The Rose Garden by Susanna Kearsley
Published: 2011, Sourcebooks
Genre: Adult Historical Fiction
Source: Personal ebook
Goodreads · Amazon · Barnes & Noble
There was something about this remote western corner of Britain that captured the soul and refused to let go, something ancient and wild in the moors and black cliffs and the voice of the sea that spoke always of something unseen and enchanted.
The Rose Garden was an impulse buy for me, I'll admit it. I saw it available on my Kindle for a discounted price and, without knowing anything about the author and little more about the book than that it was a historical romance that featured time travel, I decided to buy it. I read it as a way to vary my reading choices and read something catered towards a more adult audience, but upon finishing it I was more than ready to start making a dent in the rather large pile of YA books I had to read. I suppose this describes my overall feelings towards the book: it kept me vaguely interested as I was reading it, but I found it ultimately didn't make much of an impact on me.
When Katrina, a famous Hollywood actress, dies a few months after contracting a debilitating sickness, her younger sister Eva is at a loss. It falls upon Eva, not upon Katrina's husband, to scatter Katrina's remnants wherever her sister felt most happy. Eva decides that this should be the town of Polgelly in Cornwall, where she and Katrina spent their childhood summers. While there, Eva stays at the Trelowarth house and becomes reacquainted with the Hallett family, Mark, Susan, and Claire.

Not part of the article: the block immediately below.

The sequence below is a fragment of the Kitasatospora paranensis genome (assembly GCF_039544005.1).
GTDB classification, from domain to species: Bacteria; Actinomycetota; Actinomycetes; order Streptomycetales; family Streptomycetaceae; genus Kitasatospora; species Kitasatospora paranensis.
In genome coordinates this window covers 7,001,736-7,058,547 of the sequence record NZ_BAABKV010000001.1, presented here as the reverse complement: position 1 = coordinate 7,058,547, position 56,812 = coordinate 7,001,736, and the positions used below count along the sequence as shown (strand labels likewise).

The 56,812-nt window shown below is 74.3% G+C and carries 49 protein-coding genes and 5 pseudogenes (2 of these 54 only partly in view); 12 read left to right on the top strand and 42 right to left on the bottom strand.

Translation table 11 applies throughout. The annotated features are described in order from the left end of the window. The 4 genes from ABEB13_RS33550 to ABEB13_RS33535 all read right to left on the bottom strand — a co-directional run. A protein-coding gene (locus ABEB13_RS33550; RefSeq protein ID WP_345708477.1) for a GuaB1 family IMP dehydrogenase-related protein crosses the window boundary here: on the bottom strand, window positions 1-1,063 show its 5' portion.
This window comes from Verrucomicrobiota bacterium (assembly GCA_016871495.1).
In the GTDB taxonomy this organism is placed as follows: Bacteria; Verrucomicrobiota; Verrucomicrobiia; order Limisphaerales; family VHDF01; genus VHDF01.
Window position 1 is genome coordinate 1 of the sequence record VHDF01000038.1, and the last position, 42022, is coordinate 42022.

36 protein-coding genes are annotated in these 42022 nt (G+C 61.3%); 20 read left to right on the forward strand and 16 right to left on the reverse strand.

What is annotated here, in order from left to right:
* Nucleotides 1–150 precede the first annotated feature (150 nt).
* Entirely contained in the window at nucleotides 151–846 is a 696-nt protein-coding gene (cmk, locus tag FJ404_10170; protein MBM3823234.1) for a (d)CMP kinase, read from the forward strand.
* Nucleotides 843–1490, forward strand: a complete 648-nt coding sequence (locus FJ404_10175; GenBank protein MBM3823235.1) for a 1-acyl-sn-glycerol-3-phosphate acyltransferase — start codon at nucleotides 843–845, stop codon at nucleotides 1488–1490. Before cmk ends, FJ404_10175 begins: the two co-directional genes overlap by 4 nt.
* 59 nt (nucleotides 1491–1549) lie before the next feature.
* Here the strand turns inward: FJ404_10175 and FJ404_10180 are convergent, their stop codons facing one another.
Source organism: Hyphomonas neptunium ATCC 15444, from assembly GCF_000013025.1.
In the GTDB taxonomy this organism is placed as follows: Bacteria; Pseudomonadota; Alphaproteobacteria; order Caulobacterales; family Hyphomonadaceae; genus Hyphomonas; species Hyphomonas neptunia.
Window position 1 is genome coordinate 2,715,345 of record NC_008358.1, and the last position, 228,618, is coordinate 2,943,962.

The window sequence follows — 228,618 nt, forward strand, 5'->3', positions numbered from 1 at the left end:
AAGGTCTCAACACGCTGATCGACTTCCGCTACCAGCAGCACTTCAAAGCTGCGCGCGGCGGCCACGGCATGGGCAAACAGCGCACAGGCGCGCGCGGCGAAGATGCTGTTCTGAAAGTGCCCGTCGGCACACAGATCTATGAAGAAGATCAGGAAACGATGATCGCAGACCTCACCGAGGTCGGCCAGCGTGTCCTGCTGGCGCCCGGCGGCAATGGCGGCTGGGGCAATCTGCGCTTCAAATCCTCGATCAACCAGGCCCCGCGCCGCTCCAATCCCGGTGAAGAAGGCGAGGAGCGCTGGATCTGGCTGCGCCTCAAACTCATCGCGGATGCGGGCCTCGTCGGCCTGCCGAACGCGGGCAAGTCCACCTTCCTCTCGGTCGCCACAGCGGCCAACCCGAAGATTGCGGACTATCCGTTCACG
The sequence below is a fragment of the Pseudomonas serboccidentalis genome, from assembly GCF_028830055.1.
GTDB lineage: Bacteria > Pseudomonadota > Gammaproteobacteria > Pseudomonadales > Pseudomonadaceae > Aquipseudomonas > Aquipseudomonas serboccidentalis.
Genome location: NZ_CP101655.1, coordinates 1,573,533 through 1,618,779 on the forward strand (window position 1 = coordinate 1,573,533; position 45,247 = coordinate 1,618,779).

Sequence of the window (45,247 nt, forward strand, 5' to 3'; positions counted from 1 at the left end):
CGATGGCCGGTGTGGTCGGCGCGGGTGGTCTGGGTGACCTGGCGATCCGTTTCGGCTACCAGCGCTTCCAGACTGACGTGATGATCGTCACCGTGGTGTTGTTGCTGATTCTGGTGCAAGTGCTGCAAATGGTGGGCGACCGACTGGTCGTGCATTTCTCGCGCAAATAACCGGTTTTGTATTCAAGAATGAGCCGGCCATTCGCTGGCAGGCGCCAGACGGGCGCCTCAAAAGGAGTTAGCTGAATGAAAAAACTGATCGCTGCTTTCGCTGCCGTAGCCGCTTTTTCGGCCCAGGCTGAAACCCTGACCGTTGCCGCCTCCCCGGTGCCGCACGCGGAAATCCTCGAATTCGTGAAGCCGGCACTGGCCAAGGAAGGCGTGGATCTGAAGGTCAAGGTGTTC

While at Trelowarth, Eva tries to find a sense of purpose in her life. She's quit her PR job in California; she only moved there to be close to Katrina anyway, and with Katrina dead Eva has no remaining family left alive. Eva agrees to help with the publicity of Susan and Mark's latest venture: a tearoom and rose garden tourist attraction on Trelowarth's lands. It's something for her to do as she ponders the next steps in her life. While at Trelowarth, however, Eva keeps seeing images of paths that are not there, and people who do not exist. Soon enough she finds out that she possesses the ability to travel back and forth between the Polgelly of her present day and the Polgelly of the eighteenth century.
Perhaps you'd think that The Rose Garden is about Eva coming to terms with her sister's death and regaining a sense of direction in her life once more as she struggles with these new time-traveling abilities. That would make sense, based on the novel's set-up. Unfortunately, that's not truly what The Rose Garden is about. While Eva does start finding things worth living for once again, this newfound purpose comes in the form of Daniel Butler, a eighteenth-century man, rather than any true self-reflection on Eva's part. I went into the story expecting a romance, and somehow it managed to overwhelm and underwhelm me at the same time. In many ways, the romance took the place of Eva's personal development. It also, however, felt kind of bland. I never truly understood the draw that Eva and Daniel had to one another, and their actions did nothing to convince me of the legitimacy of their feelings. If the romance is supposed to be the central aspect of this novel, then I'd rather have seen Kearsely go all-out in her portrayal of it.